Why ProRes for Windows Isn’t Ready for Prime Time

David Kong, over at Frame.io, has a very interesting blog post on the short comings of editing in ProRes on Windows platforms. The blog takes an honest look on how Apple’s favorite codec is great for importing, but you can’t always export your hard work as you’d expect. And when you can, it’s not without a ton of work.

Here’s a few paragraphs from Kong’s excellent post to wet your whistle:

Can you make it work? Yes, sort of, sometimes. But it’s a bad idea for lots of reasons.

Playback is not enough – you have to encode, too

First off, we need to make a distinction between encoding and decoding.

Lots of software—including all of the major NLEs (Non-Linear Editors)—can decode ProRes on Windows. This means that they can play back and edit with ProRes just fine, but they are unable to export the results of those edits.

Practically speaking, the ability to only decode ProRes is not enough to build a solid ProRes workflow. It is possible to mix and match your codecs throughout your project, but there is a great advantage in the simplicity of using one codec all the way through your workflow. In order to be able to do that, you have to be able to encode your codec of choice.

Some higher-end cameras or external recorders are able to capture ProRes files, and a Windows user can then edit them directly (depending on what type of ProRes it is). That is a very valid workflow, but I wouldn’t call that a ProRes workflow so much as a starting-with-ProRes workflow.

If you’re using any kind of proxy workflow or intermediate workflow, then you’re going to need to choose a different codec to encode. Decode is not enough.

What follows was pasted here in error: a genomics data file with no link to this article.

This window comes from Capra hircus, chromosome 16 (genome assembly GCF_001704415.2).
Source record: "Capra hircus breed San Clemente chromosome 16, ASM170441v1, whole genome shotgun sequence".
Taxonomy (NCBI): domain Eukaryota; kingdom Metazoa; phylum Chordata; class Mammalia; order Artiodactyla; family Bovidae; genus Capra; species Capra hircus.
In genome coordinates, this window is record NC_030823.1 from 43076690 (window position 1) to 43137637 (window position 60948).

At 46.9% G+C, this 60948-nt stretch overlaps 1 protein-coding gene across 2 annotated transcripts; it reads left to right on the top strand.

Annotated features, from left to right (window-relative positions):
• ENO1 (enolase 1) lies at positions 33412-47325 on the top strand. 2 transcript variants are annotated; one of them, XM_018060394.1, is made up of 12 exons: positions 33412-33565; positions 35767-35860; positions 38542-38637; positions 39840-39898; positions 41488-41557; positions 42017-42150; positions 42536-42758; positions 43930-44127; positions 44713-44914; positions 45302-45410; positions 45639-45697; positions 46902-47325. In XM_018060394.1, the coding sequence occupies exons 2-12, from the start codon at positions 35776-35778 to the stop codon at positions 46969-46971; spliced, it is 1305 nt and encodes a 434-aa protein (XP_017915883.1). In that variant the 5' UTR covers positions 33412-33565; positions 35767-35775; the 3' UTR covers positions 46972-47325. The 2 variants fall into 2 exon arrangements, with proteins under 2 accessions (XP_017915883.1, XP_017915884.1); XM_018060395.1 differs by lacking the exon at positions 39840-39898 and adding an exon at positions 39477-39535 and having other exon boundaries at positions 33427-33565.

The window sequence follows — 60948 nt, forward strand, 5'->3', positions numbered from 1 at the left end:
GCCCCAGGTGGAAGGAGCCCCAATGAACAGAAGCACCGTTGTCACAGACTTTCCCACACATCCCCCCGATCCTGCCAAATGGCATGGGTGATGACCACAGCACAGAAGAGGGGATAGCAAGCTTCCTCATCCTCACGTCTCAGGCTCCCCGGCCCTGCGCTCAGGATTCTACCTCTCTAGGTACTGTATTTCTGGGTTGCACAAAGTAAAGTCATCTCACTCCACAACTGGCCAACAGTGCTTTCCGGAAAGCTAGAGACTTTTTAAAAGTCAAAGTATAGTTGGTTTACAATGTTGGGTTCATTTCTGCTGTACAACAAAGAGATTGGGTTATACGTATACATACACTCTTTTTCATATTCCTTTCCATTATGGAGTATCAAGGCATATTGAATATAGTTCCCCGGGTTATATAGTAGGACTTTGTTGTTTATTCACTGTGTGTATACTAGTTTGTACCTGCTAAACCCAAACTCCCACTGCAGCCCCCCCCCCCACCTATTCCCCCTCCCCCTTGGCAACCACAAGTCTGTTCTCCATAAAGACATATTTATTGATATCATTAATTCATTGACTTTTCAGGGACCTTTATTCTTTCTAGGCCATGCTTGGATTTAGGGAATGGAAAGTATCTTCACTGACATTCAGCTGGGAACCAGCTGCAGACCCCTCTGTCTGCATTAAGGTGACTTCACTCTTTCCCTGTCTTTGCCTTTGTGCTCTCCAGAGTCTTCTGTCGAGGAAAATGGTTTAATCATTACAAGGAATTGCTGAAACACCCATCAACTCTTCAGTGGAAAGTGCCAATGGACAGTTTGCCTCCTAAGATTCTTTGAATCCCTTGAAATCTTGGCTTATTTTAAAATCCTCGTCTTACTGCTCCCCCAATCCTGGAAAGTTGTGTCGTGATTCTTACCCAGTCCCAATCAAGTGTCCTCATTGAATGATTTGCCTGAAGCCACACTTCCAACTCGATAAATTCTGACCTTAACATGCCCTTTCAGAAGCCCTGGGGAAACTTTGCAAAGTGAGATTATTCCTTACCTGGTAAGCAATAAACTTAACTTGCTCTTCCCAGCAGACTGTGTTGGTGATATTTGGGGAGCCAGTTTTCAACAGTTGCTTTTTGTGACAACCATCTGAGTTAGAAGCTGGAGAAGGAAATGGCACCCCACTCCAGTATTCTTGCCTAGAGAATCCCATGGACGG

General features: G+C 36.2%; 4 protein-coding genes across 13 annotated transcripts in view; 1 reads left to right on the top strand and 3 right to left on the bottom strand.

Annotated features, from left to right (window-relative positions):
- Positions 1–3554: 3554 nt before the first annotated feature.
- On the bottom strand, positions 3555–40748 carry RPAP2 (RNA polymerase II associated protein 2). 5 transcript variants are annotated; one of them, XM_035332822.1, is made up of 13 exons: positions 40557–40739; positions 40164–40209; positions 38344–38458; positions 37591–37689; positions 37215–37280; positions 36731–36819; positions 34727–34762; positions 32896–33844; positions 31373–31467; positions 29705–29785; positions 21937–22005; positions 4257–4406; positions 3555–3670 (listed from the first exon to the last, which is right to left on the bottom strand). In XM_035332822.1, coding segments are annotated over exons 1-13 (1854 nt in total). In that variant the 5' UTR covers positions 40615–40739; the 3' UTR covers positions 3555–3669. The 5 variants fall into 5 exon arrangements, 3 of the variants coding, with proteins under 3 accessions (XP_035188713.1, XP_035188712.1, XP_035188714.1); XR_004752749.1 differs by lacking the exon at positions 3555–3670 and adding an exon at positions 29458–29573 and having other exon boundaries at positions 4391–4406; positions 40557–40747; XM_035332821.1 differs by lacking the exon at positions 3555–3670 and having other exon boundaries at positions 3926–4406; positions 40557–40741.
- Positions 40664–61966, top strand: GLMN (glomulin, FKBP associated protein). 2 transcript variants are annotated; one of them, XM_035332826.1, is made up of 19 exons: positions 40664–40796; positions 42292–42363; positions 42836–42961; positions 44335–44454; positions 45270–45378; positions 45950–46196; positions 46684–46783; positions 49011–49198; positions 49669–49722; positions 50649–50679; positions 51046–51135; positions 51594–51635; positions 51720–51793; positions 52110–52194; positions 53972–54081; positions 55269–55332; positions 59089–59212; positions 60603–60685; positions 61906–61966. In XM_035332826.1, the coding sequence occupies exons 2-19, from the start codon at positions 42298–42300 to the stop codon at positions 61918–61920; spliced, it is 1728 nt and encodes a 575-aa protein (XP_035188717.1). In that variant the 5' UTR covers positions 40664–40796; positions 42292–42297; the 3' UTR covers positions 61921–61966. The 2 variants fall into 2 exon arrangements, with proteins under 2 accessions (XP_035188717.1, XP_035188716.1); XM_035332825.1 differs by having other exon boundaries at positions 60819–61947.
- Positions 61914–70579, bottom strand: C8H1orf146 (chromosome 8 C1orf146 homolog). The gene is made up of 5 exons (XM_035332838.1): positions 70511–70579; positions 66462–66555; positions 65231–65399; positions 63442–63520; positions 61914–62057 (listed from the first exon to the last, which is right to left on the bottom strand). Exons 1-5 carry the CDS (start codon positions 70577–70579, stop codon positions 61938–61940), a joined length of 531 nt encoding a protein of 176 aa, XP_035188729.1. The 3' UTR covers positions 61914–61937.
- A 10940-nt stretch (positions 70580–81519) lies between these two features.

It’s a very telling article that points out the shortcomings of the Windows platform when dealing with Apple ProRes as your primary codec in your post production workflow. It’s not surprising considering you’re crossing platforms. It’s pretty clear that Apple didn’t intend ProRes to be an easy go of it in the Windows platform. Why would it? But as Kong points out, even using third party encoders to cross the divide, there are problems with reliability and consistency. At the end of the day, most end up using more than one codec out of desperate necessity.

Read the rest of Kong’s article here.

(published with permission)

About James DeRuvo 801 Articles
Editor in Chief at doddleNEWS. James has been a writer and editor at doddleNEWS for nearly a decade. As a producer/director/writer James won a Telly Award in 2005 for his Short Film "Searching for Inspiration. James is a recovering talk show producer from KABC in Los Angeles, and a weekly guest on the Digital Production Buzz with Larry Jordan.

Be the first to comment

Leave a Reply

Your email address will not be published.